Occasionally, a doctor may find signs of early stage ovarian cancer (before the abnormal cells have spread beyond the ovary. For example, the ovary may feel firm and enlarged. A pelvic ultrasound may help diagnose the disease at an early stage. (Ultrasound uses sound waves to create pictures of organs and other structures.) However, the ovaries often look normal in the early stages of disease.
Computed tomography (CT) scans and magnetic resonance imaging (MRI) may help identify a misshapen or enlarged ovary—or show other features that may point to cancer.
The CA-125 blood test can help to confirm ovarian cancer. Women with ovarian cancer often have high levels of the CA-125 protein. The usefulness of this test is limited, however, because noncancerous conditions can also raise CA-125 levels.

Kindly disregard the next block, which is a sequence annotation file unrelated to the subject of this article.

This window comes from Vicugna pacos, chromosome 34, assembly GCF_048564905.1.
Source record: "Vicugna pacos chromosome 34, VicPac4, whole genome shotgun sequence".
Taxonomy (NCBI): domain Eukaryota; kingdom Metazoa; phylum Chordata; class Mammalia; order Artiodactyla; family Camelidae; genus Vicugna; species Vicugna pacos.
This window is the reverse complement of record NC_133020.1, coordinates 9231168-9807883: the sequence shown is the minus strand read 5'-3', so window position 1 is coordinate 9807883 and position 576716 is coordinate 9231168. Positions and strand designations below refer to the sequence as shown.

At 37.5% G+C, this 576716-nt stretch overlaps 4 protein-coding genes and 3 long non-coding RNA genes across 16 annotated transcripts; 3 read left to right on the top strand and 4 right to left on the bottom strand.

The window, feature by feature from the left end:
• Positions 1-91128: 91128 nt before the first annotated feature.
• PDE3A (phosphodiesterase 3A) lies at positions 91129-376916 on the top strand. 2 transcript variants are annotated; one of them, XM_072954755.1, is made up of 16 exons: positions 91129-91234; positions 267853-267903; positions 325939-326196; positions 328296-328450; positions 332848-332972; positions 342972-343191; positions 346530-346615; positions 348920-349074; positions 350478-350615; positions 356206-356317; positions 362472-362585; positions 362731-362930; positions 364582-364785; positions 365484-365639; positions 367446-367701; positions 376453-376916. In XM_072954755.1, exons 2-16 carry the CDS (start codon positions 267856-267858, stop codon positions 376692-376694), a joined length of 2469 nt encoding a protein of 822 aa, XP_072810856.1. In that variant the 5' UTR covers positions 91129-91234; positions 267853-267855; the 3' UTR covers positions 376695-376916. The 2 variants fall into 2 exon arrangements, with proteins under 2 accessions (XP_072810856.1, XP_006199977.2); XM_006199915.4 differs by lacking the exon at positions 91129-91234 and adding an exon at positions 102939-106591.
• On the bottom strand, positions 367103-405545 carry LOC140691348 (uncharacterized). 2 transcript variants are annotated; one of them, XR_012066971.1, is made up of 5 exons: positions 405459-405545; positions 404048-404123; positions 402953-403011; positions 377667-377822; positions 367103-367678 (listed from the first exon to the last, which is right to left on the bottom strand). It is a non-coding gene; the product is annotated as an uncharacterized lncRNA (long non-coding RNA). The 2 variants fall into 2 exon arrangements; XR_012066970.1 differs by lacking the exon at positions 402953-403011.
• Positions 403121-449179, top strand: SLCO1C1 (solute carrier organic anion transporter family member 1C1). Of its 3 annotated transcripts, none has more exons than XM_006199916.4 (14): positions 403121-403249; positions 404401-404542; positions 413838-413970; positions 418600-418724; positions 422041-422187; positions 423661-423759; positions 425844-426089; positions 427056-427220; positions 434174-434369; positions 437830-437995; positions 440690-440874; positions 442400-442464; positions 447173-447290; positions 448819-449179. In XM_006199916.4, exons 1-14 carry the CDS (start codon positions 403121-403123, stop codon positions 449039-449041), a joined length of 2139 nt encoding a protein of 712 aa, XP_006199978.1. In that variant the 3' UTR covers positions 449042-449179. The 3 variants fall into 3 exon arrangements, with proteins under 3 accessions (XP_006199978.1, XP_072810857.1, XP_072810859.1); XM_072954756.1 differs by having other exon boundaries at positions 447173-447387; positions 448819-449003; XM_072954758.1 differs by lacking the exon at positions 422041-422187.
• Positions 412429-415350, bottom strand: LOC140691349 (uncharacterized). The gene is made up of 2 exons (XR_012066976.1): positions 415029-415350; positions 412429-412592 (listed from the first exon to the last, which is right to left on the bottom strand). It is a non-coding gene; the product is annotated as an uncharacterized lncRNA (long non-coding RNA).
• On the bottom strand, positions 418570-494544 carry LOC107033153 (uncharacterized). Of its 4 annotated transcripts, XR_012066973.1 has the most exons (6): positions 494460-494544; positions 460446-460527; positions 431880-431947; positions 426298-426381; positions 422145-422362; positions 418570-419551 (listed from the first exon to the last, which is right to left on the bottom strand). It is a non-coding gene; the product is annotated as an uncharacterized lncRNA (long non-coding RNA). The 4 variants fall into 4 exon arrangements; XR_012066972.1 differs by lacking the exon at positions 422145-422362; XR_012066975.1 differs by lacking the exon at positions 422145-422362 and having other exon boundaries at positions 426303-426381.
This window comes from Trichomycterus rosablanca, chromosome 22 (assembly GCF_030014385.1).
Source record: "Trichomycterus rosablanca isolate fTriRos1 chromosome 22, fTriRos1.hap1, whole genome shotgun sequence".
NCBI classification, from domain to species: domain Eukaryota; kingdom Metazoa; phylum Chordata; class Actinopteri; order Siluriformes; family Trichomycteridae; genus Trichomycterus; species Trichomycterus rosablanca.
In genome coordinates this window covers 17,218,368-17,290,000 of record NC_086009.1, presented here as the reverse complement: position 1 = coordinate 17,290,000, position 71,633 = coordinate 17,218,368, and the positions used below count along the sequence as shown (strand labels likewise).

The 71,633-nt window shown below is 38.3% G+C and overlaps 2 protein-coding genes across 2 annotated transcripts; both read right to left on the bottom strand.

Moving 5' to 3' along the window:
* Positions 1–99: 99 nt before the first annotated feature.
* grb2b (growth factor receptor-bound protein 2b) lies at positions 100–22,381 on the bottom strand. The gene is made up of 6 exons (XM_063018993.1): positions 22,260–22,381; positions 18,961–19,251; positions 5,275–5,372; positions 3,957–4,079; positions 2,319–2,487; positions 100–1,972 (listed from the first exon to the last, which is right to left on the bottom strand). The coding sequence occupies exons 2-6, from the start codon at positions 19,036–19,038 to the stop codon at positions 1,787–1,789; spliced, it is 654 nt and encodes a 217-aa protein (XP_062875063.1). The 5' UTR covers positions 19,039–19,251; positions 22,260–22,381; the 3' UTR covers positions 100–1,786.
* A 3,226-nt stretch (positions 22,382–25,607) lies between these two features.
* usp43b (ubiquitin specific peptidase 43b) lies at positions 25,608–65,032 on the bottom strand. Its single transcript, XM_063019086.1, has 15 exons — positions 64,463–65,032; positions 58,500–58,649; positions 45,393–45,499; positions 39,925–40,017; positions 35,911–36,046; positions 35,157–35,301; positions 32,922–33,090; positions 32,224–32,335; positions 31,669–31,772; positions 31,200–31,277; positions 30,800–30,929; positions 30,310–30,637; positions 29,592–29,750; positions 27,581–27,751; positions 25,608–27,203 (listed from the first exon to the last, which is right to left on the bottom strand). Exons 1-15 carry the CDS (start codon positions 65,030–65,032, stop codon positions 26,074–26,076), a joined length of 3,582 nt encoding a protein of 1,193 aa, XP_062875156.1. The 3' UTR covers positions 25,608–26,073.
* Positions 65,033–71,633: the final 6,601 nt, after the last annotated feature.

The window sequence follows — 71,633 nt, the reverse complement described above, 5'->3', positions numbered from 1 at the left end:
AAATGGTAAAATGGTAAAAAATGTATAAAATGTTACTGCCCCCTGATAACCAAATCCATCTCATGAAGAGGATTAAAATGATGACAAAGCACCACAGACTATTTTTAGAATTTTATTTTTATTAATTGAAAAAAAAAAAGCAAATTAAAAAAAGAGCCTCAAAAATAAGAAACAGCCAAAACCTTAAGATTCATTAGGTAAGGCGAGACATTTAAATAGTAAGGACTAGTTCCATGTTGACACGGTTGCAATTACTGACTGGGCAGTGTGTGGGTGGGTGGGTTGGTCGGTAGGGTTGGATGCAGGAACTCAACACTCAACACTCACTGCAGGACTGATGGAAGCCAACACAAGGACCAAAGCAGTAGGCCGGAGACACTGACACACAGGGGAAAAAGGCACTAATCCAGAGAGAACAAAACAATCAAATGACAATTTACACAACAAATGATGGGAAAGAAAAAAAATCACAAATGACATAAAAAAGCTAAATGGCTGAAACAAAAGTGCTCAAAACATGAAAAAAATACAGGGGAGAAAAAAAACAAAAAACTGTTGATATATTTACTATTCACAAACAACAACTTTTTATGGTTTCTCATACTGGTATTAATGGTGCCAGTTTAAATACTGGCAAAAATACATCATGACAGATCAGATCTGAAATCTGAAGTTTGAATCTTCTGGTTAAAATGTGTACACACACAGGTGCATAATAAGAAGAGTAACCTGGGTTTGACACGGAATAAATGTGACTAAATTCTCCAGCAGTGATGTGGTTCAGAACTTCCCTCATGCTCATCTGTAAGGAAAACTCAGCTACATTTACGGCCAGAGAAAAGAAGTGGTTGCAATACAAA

The only way to be certain that cancer is present is to have a biopsy. During this test, your doctor removes a small piece of ovarian tissue. He or she then looks at it under a microscope to see if there are cancerous changes.
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